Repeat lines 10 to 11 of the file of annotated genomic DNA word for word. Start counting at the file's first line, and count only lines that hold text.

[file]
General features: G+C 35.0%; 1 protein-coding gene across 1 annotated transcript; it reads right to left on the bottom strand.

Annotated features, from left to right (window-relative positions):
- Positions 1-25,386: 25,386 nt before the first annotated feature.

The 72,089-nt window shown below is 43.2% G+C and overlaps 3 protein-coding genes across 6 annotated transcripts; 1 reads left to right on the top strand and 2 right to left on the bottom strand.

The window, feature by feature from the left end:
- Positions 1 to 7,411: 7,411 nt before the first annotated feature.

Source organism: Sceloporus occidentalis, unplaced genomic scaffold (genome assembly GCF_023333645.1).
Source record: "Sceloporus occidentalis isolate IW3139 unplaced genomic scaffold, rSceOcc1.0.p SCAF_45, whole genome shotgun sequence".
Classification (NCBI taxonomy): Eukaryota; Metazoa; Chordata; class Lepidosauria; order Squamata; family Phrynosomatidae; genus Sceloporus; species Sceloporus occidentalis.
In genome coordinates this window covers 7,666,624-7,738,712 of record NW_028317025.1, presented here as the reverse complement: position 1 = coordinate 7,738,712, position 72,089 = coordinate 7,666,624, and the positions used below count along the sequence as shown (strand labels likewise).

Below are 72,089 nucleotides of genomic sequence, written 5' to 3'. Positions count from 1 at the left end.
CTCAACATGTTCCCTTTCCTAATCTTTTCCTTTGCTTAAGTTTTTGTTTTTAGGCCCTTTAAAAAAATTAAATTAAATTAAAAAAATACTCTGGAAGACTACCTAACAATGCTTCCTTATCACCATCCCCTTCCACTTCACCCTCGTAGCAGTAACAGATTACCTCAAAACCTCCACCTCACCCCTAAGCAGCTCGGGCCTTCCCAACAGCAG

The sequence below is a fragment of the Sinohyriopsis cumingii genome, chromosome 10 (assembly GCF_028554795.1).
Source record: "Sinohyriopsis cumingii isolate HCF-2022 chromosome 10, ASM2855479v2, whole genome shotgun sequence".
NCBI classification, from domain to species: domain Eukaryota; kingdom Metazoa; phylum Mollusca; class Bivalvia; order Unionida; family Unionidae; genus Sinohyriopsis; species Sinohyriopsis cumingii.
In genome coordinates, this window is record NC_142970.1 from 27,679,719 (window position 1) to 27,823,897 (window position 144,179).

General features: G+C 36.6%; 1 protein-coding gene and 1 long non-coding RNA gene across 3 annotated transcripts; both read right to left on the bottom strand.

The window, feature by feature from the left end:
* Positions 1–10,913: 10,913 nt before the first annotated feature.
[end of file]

In genome coordinates this window covers 7,666,624-7,738,712 of record NW_028317025.1, presented here as the reverse complement: position 1 = coordinate 7,738,712, position 72,089 = coordinate 7,666,624, and the positions used below count along the sequence as shown (strand labels likewise).

Below are 72,089 nucleotides of genomic sequence, written 5' to 3'. Positions count from 1 at the left end.